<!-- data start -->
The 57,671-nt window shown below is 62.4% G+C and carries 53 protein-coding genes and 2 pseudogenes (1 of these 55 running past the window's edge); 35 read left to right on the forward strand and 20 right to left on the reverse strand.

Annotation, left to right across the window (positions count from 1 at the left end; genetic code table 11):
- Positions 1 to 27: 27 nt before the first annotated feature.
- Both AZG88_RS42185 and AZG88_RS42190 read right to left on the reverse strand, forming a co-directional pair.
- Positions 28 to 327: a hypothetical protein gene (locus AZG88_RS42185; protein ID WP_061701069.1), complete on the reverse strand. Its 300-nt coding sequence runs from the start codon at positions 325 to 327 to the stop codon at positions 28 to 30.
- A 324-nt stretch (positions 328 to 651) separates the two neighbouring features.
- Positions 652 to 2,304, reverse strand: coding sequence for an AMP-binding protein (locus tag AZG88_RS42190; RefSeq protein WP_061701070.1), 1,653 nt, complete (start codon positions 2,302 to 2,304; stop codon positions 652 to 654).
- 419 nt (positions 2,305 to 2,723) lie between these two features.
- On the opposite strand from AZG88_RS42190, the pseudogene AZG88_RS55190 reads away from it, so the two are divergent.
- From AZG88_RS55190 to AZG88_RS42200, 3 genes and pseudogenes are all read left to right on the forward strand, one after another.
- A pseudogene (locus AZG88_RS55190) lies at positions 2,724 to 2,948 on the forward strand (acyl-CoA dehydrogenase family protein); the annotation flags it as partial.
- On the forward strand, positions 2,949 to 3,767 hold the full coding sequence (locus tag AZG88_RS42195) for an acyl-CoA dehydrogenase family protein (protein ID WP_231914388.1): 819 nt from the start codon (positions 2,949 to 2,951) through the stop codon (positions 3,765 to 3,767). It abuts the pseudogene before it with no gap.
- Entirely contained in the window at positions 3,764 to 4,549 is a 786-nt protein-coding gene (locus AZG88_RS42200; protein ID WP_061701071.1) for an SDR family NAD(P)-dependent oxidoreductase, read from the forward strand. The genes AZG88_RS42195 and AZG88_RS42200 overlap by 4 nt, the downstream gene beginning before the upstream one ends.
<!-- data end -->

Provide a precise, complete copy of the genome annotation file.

The 57,671-nt window shown below is 62.4% G+C and carries 53 protein-coding genes and 2 pseudogenes (1 of these 55 running past the window's edge); 35 read left to right on the forward strand and 20 right to left on the reverse strand.

Annotation, left to right across the window (positions count from 1 at the left end; genetic code table 11):
- Positions 1 to 27: 27 nt before the first annotated feature.
- Both AZG88_RS42185 and AZG88_RS42190 read right to left on the reverse strand, forming a co-directional pair.
- Positions 28 to 327: a hypothetical protein gene (locus AZG88_RS42185; protein ID WP_061701069.1), complete on the reverse strand. Its 300-nt coding sequence runs from the start codon at positions 325 to 327 to the stop codon at positions 28 to 30.
- A 324-nt stretch (positions 328 to 651) separates the two neighbouring features.
- Positions 652 to 2,304, reverse strand: coding sequence for an AMP-binding protein (locus tag AZG88_RS42190; RefSeq protein WP_061701070.1), 1,653 nt, complete (start codon positions 2,302 to 2,304; stop codon positions 652 to 654).
- 419 nt (positions 2,305 to 2,723) lie between these two features.
- On the opposite strand from AZG88_RS42190, the pseudogene AZG88_RS55190 reads away from it, so the two are divergent.
- From AZG88_RS55190 to AZG88_RS42200, 3 genes and pseudogenes are all read left to right on the forward strand, one after another.
- A pseudogene (locus AZG88_RS55190) lies at positions 2,724 to 2,948 on the forward strand (acyl-CoA dehydrogenase family protein); the annotation flags it as partial.
- On the forward strand, positions 2,949 to 3,767 hold the full coding sequence (locus tag AZG88_RS42195) for an acyl-CoA dehydrogenase family protein (protein ID WP_231914388.1): 819 nt from the start codon (positions 2,949 to 2,951) through the stop codon (positions 3,765 to 3,767). It abuts the pseudogene before it with no gap.
- Entirely contained in the window at positions 3,764 to 4,549 is a 786-nt protein-coding gene (locus AZG88_RS42200; protein ID WP_061701071.1) for an SDR family NAD(P)-dependent oxidoreductase, read from the forward strand. The genes AZG88_RS42195 and AZG88_RS42200 overlap by 4 nt, the downstream gene beginning before the upstream one ends.